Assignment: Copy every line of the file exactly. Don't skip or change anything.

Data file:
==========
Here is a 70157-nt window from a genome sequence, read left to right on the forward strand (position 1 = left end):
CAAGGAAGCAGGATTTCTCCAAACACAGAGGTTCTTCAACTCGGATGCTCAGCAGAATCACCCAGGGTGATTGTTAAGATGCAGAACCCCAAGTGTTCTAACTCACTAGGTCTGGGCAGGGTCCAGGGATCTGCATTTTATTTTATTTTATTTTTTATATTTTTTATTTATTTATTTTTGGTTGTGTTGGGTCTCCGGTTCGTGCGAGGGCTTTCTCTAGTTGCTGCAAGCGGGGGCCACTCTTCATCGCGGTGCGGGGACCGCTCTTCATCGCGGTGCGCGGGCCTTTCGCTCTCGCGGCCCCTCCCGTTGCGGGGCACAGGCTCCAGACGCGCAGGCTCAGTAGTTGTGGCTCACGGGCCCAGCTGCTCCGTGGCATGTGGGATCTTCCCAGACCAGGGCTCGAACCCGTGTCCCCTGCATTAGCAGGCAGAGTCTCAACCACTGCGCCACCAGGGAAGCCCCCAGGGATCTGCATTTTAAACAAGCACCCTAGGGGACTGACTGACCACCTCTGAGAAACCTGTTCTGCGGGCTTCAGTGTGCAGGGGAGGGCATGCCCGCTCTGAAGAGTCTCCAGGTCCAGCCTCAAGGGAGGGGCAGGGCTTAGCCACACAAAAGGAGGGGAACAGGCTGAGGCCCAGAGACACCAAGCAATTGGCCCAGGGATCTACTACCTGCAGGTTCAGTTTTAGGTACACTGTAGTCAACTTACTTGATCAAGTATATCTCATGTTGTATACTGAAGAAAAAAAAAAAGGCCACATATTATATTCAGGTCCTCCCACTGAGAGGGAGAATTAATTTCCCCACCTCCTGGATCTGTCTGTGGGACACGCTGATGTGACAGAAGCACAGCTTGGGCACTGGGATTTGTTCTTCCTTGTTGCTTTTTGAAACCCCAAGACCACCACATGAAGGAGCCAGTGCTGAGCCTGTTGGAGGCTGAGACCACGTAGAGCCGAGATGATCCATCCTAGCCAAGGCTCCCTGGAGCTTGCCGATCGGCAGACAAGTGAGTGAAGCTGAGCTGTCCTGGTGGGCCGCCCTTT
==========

Here is a 70157-nt window from a genome sequence, read left to right on the forward strand (position 1 = left end):
CAAGGAAGCAGGATTTCTCCAAACACAGAGGTTCTTCAACTCGGATGCTCAGCAGAATCACCCAGGGTGATTGTTAAGATGCAGAACCCCAAGTGTTCTAACTCACTAGGTCTGGGCAGGGTCCAGGGATCTGCATTTTATTTTATTTTATTTTTTATATTTTTTATTTATTTATTTTTGGTTGTGTTGGGTCTCCGGTTCGTGCGAGGGCTTTCTCTAGTTGCTGCAAGCGGGGGCCACTCTTCATCGCGGTGCGGGGACCGCTCTTCATCGCGGTGCGCGGGCCTTTCGCTCTCGCGGCCCCTCCCGTTGCGGGGCACAGGCTCCAGACGCGCAGGCTCAGTAGTTGTGGCTCACGGGCCCAGCTGCTCCGTGGCATGTGGGATCTTCCCAGACCAGGGCTCGAACCCGTGTCCCCTGCATTAGCAGGCAGAGTCTCAACCACTGCGCCACCAGGGAAGCCCCCAGGGATCTGCATTTTAAACAAGCACCCTAGGGGACTGACTGACCACCTCTGAGAAACCTGTTCTGCGGGCTTCAGTGTGCAGGGGAGGGCATGCCCGCTCTGAAGAGTCTCCAGGTCCAGCCTCAAGGGAGGGGCAGGGCTTAGCCACACAAAAGGAGGGGAACAGGCTGAGGCCCAGAGACACCAAGCAATTGGCCCAGGGATCTACTACCTGCAGGTTCAGTTTTAGGTACACTGTAGTCAACTTACTTGATCAAGTATATCTCATGTTGTATACTGAAGAAAAAAAAAAAGGCCACATATTATATTCAGGTCCTCCCACTGAGAGGGAGAATTAATTTCCCCACCTCCTGGATCTGTCTGTGGGACACGCTGATGTGACAGAAGCACAGCTTGGGCACTGGGATTTGTTCTTCCTTGTTGCTTTTTGAAACCCCAAGACCACCACATGAAGGAGCCAGTGCTGAGCCTGTTGGAGGCTGAGACCACGTAGAGCCGAGATGATCCATCCTAGCCAAGGCTCCCTGGAGCTTGCCGATCGGCAGACAAGTGAGTGAAGCTGAGCTGTCCTGGTGGGCCGCCCTTT